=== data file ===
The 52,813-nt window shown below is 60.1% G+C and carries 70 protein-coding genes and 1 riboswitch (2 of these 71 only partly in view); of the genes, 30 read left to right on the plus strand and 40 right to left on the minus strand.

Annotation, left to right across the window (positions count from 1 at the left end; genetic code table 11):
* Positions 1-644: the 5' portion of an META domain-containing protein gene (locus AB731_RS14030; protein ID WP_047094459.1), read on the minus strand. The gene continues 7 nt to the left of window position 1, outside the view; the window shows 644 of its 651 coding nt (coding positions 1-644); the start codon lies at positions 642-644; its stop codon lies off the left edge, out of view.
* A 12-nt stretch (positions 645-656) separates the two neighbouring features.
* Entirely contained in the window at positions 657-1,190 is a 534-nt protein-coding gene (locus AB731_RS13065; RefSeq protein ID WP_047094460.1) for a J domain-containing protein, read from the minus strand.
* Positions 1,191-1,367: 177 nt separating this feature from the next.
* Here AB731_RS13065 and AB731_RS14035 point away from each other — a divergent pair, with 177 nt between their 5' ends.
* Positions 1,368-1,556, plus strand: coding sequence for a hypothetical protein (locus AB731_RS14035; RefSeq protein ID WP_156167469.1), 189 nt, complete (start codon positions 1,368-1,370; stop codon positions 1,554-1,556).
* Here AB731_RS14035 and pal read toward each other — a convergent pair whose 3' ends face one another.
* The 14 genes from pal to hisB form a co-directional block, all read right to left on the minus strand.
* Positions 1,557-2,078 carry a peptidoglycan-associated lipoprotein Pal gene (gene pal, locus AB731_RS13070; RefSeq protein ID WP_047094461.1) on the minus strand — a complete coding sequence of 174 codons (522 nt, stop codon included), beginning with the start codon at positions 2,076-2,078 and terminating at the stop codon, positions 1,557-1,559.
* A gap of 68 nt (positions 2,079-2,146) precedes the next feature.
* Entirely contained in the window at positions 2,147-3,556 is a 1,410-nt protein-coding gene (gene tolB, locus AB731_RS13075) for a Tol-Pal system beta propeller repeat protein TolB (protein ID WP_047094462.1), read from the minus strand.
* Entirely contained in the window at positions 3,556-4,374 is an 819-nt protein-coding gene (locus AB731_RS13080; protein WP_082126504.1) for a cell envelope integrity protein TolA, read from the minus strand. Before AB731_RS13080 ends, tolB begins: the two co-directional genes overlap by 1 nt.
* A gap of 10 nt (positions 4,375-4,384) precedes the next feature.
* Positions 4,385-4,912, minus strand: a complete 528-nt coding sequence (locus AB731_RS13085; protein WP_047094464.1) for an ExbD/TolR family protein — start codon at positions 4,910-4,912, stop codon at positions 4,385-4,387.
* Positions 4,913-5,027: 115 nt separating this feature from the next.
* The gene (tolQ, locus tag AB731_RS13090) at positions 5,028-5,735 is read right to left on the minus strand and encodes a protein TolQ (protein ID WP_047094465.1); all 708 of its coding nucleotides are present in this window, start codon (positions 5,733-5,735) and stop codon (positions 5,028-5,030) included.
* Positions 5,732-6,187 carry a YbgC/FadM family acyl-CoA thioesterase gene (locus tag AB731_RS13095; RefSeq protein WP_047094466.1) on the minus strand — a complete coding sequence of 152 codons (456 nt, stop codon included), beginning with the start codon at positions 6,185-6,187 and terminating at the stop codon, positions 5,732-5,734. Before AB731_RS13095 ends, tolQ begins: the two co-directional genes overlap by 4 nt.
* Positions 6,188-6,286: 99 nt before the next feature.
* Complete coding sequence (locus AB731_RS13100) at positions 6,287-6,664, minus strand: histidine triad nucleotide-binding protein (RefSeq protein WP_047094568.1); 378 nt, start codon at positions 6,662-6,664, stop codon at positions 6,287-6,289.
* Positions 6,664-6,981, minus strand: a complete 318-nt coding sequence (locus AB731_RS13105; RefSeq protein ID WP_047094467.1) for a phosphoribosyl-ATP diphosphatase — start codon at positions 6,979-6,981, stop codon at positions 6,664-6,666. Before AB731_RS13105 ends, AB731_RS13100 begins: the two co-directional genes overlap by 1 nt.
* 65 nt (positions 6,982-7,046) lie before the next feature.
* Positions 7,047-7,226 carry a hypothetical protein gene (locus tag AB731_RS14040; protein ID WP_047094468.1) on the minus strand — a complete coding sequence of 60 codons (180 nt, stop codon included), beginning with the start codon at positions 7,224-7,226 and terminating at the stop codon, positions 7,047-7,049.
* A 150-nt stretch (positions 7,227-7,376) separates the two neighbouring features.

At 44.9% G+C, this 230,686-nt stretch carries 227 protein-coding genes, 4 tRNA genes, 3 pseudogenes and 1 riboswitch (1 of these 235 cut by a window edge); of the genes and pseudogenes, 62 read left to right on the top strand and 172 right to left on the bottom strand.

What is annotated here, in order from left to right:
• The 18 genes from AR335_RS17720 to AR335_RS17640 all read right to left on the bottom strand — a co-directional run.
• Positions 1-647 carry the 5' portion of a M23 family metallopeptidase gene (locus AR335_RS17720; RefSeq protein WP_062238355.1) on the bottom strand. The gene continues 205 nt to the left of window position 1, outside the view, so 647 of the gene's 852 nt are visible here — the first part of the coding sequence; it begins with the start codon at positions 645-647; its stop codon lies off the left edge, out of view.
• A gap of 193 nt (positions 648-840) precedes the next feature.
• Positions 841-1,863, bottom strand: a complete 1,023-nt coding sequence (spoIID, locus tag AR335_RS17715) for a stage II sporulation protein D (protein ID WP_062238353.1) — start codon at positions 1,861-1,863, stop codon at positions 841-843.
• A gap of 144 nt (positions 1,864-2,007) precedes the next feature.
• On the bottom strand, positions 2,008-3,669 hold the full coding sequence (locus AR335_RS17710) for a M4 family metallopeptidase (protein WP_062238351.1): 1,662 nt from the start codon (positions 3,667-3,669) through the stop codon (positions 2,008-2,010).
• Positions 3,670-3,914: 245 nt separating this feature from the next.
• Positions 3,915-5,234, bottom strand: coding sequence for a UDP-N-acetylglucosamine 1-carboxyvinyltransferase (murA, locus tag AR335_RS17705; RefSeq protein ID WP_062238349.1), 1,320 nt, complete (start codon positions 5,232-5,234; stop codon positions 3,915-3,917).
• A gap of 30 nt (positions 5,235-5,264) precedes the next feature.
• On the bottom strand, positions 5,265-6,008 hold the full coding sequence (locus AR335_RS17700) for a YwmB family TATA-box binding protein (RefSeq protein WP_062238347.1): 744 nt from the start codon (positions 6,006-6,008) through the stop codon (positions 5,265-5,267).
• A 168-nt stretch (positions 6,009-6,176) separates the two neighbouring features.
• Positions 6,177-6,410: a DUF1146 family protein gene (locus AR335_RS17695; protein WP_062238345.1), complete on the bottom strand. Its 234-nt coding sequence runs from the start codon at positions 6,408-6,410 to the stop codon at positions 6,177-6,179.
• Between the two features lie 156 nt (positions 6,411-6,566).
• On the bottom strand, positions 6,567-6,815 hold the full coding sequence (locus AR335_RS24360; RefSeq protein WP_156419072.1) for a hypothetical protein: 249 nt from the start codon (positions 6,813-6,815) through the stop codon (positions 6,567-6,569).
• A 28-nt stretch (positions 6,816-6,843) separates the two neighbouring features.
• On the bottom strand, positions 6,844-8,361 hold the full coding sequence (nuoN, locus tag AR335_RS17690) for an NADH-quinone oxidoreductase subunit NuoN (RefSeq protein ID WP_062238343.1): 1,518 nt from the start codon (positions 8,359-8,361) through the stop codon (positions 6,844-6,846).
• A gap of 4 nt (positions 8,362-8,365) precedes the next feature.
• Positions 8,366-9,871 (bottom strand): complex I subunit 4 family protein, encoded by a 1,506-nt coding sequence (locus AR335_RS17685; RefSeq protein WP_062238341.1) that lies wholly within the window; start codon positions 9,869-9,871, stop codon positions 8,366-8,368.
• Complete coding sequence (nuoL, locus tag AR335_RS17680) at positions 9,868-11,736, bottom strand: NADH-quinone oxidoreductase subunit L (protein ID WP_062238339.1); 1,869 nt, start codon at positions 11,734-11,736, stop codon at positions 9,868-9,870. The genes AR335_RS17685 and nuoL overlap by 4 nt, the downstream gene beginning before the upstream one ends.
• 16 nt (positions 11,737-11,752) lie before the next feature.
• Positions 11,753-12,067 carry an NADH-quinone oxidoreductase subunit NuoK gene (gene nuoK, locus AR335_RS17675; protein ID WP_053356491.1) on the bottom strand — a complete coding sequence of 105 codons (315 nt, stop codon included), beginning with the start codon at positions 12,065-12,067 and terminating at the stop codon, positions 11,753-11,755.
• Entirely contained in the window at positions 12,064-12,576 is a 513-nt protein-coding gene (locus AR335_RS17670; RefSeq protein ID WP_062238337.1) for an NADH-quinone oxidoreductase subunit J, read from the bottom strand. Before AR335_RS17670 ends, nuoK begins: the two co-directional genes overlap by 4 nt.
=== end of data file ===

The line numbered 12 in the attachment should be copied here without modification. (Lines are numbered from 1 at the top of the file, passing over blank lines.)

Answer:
* A gap of 68 nt (positions 2,079-2,146) precedes the next feature.